Turning The 1911 Into A Double Action Pistol

Turning The 1911 Into A Double Action Pistol
A novel piece of firearms engineering that turned the 1911 into a double-action/single-action pistol.

Over the years, the debate between those favoring the single-action and single-action/double-action semiautos has taken predictable paths when it came to firing the first shot. The single-action shooter tended to be tactical-minded while the double-action first-shot fans liked the handling and perceived safety of the DA/SA pistol.

There wasn't a lot of choice in the 1970s and early 1980s. I began carrying a cocked-and-locked 1911 in about 1978, and over the years I have seen shooters carrying 1911s with the hammer down, which is less than ideal, and chamber empty, which defies the need for simple readiness. Some feared or did not trust cocked-and-locked carry or genuinely preferred the double-action system, but they respected the handling and power of the 1911 handgun just the same. One unique solution in trying to please everyone was the Louis Seecamp double-action conversion.

Seecamp was a noted designer, retiring from O.F. Mossberg after years of service, and while he did many custom 1911s and was a respected gunsmith, the double-action conversion of the 1911 is what he is best remembered for.

The work began with cutting out a section of the right-hand side of the frame, and the conversion required a new hammer with a hook. This hook mated up with a drawbar that connected to the hammer hook and incorporated a return spring fastened to both the drawbar and the frame.


The new trigger was secured to a pivot in the frame and swung in an arc similar to a conventional double action to both cock and drop the hammer. The trigger guard was elongated and welded in order to accommodate the trigger's arc, giving the pistols a superficial resemblance to the Smith & Wesson 645. The resulting action was heavy at about 16 pounds, pressing as it did against the original 23-pound 1911 hammer spring. Attempts to use a lighter hammer spring may be met with misfires, so if you have an original Seecamp conversion, leave the original as it is if you intend to fire the handgun in double action.




The Seecamp conversion required making a relief cut in the frame and a crossbar that linked the Seecamp trigger to the hammer.

The Seecamp trigger cocks and drops the hammer, but the original trigger is retained for single-action fire. After the first shot is fired, the slide recoils and cocks the hammer; when pressed again, the Seecamp trigger pushes against the single-action trigger, firing the pistol.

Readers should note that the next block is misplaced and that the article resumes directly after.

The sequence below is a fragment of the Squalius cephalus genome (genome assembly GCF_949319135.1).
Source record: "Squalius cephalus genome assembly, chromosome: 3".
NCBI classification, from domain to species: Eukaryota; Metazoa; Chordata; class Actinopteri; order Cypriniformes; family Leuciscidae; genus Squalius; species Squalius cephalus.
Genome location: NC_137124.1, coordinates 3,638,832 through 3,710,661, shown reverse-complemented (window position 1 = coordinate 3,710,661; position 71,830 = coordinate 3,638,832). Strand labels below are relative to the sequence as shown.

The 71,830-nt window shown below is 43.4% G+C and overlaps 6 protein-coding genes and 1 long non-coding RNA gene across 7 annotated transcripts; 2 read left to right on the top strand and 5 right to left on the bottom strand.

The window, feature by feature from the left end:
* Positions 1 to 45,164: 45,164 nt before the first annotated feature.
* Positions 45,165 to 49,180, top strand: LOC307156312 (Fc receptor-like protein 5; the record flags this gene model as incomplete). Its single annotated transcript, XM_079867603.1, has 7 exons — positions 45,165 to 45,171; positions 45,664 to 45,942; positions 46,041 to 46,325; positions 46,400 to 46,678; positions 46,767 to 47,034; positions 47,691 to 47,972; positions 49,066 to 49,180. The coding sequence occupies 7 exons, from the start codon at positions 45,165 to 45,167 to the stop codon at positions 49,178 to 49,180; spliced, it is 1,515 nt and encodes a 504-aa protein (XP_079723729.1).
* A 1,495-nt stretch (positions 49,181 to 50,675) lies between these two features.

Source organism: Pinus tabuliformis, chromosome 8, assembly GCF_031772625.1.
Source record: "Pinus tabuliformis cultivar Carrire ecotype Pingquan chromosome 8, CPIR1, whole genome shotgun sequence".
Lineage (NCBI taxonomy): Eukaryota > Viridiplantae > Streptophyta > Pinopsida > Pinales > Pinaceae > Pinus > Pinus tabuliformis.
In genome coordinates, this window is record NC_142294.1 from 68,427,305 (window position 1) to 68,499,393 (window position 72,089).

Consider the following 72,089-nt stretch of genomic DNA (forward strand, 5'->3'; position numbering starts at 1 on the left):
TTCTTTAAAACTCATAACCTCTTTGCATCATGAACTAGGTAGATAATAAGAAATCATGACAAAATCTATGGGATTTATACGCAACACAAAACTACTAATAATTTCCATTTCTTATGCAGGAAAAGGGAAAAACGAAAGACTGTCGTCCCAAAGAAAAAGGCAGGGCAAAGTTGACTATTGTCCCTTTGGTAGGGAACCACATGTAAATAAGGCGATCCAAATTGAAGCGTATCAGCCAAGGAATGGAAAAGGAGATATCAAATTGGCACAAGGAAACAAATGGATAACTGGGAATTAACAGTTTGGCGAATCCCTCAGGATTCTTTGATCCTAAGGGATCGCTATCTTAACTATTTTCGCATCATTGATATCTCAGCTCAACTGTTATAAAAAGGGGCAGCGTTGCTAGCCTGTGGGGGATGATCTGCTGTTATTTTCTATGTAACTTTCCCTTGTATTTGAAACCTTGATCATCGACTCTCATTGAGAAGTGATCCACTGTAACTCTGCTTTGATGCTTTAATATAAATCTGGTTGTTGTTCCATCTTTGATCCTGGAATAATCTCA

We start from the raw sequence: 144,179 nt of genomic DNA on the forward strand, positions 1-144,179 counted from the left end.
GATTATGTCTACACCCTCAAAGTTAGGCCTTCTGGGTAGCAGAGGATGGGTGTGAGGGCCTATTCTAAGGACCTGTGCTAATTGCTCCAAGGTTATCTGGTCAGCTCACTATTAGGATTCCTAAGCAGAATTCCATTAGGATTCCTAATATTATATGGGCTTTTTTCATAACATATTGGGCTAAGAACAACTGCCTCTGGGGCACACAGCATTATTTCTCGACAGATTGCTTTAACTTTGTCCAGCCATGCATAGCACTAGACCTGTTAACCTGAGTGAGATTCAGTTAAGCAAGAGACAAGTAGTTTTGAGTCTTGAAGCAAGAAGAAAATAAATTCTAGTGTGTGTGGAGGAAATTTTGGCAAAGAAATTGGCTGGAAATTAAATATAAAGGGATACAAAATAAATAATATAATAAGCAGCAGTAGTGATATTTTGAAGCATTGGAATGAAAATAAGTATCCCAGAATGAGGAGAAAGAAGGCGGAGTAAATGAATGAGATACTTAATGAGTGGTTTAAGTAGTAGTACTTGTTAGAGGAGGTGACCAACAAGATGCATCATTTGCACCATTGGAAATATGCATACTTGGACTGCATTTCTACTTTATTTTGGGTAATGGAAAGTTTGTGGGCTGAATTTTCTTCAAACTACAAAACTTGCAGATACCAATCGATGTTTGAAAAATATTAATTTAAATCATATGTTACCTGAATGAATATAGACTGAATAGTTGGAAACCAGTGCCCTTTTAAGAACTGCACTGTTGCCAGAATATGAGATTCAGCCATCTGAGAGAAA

The grip safety does not prevent the Seecamp action from firing in the double-action mode but still locks the single-action trigger. The hammer must be safely lowered manually to carry the handgun with the hammer down and ready for a double-action first shot.

My Seecamp gun is from Omega Defensive Industries, which licensed the Seecamp conversion and was one of the first companies to produce stainless steel 1911s. Its Viking Combat was a Commander-length pistol with a 4.25-inch barrel, full-length guide rod and beavertail grip safety. It was manufactured with the Seecamp relief cut in the frame, and since the trigger guard shows no signs of being cut and rewelded, it was apparently built that way as well.


It once had a broken trigger that had been repaired by welding, but I replaced the welded trigger with one from Gun Parts Corporation. The frame covering the Seecamp relief cut is decently fitted.

I was most interested to see how the double-action trigger pull worked, and I got a pleasant surprise. With a conventional double action, the trigger finger comes from above and sweeps to the rear, but the Seecamp conversion demands a trigger press straight to the rear—the trigger finger moving forward and then back rather than sweeping down and back. Leverage is good, and the wide trigger really helps.

But the design retained the single-action trigger, and after the first shot, the Seecamp operates like a standard 1911.

I fired two full magazines, lowering the hammer for double-action fire each time. Coupled with a grip frame that fits the hand well and the typical 1911 low bore axis, I was able to center my hits time after time firing double action, even at a long 10 yards. I also found I could draw quickly and have a high probability of getting a first-round hit.


In addition to that work, I did a number of drills in which I fired the first shot double action and then fired a follow-up shot or two single action. Results were excellent.

I sometimes carry a SIG P227 .45 caliber compact, and I think the Seecamp/ODI pistol is at least comparable in fast double-action fire- although the SIG is much smoother. The 1911 fits my hand better, but the SIG is more accurate in single-action fire. However, the Seecamp conversion works better than I would have guessed. It was certainly a viable answer to the double-action or single-action first-shot question. It is an interesting piece of history we will not see again.

That's not to say Seecamp no longer exists. With the advent of better double-action .45s, the company moved away from gunsmithing efforts and into the manufacture of small-caliber double-action semiautos. Today it offers pistols in .25, .32 and .380 that sell in the $500 range.

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